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Learn to See, Measure and Automate With Value Stream Management

May 4, 2021 9:46:34 AM By Taurai Mutimutema

Lance Knight, the COO of ConnectALL, presented a case for companies to recognize, trace, and even automate their value streams using tools. You can view the whole talk here or read on for a summary. Or check out both!

To start with, Lance alluded to the chaos constantly present with many chief information officer roles. This includes such pressures as business outcomes, security concerns, team management, and value stream management.

CIOs everywhere are faced with this chaos CIOs everywhere are faced with this chaos

With this noise contributing to activities around managing information, you'll also get a plethora of tools that intend to solve problems. At ConnectALL, the way to silence all this noise and start making progress begins with value stream optimization.

What Is Value Stream Optimization?

According to Lance, value stream optimization is the process of analyzing a software delivery value system while looking for areas to improve, all in line with attaining set objectives. It's obviously impossible to measure something you've never seen. This is why Lance proposed these three steps in order to get your value stream optimization quest on the go.

see, measure, then automate See + Measure + Automate

  1. See: Every business has a value stream. Take time to observe what yours is before you try to manage it.
  2. Measure: Set metrics around the value stream pipeline. This allows you to set baselines and encourage action toward the next step.
  3. Automate: Find out how you can improve production efficiency.

How to See Your Value Stream

It's typically straightforward to "see" the value stream of a manufacturing line. For instance, the airplane assembly chain visibly separates the sourcing of parts from the actions that add value to raw materials. All the way to the product inspection phase. All steps along this chain are timed and somewhat predictable.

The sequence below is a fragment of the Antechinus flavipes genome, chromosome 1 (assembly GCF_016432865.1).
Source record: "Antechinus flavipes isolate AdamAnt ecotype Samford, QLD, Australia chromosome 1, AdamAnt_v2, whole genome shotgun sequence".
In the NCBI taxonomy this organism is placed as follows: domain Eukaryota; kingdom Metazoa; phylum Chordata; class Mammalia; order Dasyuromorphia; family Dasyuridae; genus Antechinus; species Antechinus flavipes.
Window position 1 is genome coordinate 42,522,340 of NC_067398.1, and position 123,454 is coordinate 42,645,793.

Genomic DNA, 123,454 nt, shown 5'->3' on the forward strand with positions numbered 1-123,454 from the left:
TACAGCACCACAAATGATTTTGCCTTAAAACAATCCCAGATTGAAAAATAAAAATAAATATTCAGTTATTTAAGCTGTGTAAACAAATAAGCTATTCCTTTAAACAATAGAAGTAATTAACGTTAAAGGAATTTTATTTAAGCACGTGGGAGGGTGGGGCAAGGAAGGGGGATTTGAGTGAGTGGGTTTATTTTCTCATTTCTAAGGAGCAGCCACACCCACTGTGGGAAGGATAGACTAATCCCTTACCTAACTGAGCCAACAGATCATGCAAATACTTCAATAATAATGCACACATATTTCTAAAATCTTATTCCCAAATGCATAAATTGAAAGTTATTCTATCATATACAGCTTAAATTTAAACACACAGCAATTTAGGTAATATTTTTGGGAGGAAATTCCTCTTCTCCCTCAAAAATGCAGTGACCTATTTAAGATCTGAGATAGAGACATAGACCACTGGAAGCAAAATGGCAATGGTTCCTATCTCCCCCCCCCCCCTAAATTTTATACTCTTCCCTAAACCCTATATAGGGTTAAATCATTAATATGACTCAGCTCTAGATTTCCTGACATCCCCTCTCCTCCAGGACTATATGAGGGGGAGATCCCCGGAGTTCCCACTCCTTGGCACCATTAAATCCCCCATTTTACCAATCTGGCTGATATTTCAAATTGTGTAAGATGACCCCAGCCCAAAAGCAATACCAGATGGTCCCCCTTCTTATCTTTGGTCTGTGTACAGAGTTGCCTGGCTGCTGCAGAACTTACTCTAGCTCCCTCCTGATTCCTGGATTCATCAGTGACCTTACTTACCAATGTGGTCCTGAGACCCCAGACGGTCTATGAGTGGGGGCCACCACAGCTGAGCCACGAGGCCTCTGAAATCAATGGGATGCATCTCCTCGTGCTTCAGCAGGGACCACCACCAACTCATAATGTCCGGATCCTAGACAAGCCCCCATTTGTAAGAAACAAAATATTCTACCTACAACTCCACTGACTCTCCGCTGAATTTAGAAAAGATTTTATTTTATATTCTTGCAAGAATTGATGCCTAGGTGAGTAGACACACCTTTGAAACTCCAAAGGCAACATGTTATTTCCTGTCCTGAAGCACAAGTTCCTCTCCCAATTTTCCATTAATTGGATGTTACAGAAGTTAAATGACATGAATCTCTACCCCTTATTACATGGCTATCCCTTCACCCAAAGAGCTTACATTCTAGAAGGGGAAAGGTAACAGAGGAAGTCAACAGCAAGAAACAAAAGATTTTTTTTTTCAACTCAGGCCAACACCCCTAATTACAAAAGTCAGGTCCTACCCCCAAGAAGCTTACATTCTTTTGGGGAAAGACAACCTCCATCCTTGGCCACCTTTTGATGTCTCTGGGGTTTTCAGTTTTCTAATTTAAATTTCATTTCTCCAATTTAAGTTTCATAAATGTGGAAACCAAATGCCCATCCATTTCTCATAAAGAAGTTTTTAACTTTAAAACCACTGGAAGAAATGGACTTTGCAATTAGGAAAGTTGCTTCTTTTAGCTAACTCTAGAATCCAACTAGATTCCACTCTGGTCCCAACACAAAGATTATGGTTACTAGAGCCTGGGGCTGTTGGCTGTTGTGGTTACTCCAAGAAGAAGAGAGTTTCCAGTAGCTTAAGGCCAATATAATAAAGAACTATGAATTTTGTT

This is not the same with software delivery value chains.

"A typical software delivery assembly line" The typical software delivery assembly line

You can stare as long as you want at the image above, but unlike the airplane example, you cannot point out the value chain. Starting to observe one involves discussions with every team to learn their processes and tools. Some tools will overlap teams, which suggests a flow. Tracing how the code flows also helps clear up the entire map.

In the end, you get something like this:

software development value chain Software development value chain

As depicted in the image above, you don't have to guess who is doing what part of the development process. Information and material processing get more defined and every step from feature request to delivery to the customer becomes visible.

When creating your own, pay close attention to feedback loops. They surface when you ask "How fast can we move defects back to request flows?"

Measuring Value Streams

The first step here is defining the metrics necessary to capture data in order to make decisions. The way Lance suggested you go about this process is through a Goal-Question-Metric model.

  1. Goal: What do we want to know about the software or processes thereof?
  2. Question: Are there any defects on the deployed software?
  3. Metric: Are there defects after deployment?

Mapping these questions onto the value stream you'll have previously seen allows you to know what to measure at each stage. They also trickle down any hierarchy the company may have formed. Asking is the best way to gather metrics to put on a dashboard and help each level with decision-making processes.

Automating Software Delivery Value Streams

Now that you have an appreciation of how to see the value stream and measure the metrics around a software delivery process, the next step is automation.

 

Lance particularly applied the LEAN method to automating value streams. This gives managers the ability to remove waste in the following areas:

  1. Talent
  2. Movement
  3. Defect
  4. Overprocessing

As an example, having a process that one person can start and finish get moved to another person for completion already has two wasteful parts: talent and movement. Cutting your value stream slim and automating it requires the use of VSM tools. The biggest change when you use these is visibility. We did mention this at the start as the first step. Once you have this, you start asking the right questions, figure out metrics, and reduce waste along the value stream.

It becomes easy to figure out automation areas, and eventually, you reap the benefits. Here are a few:

  1. Your overall quality metrics improve.
  2. Even when you discover defects, fixes are much more affordable.
  3. Your speed to market peaks.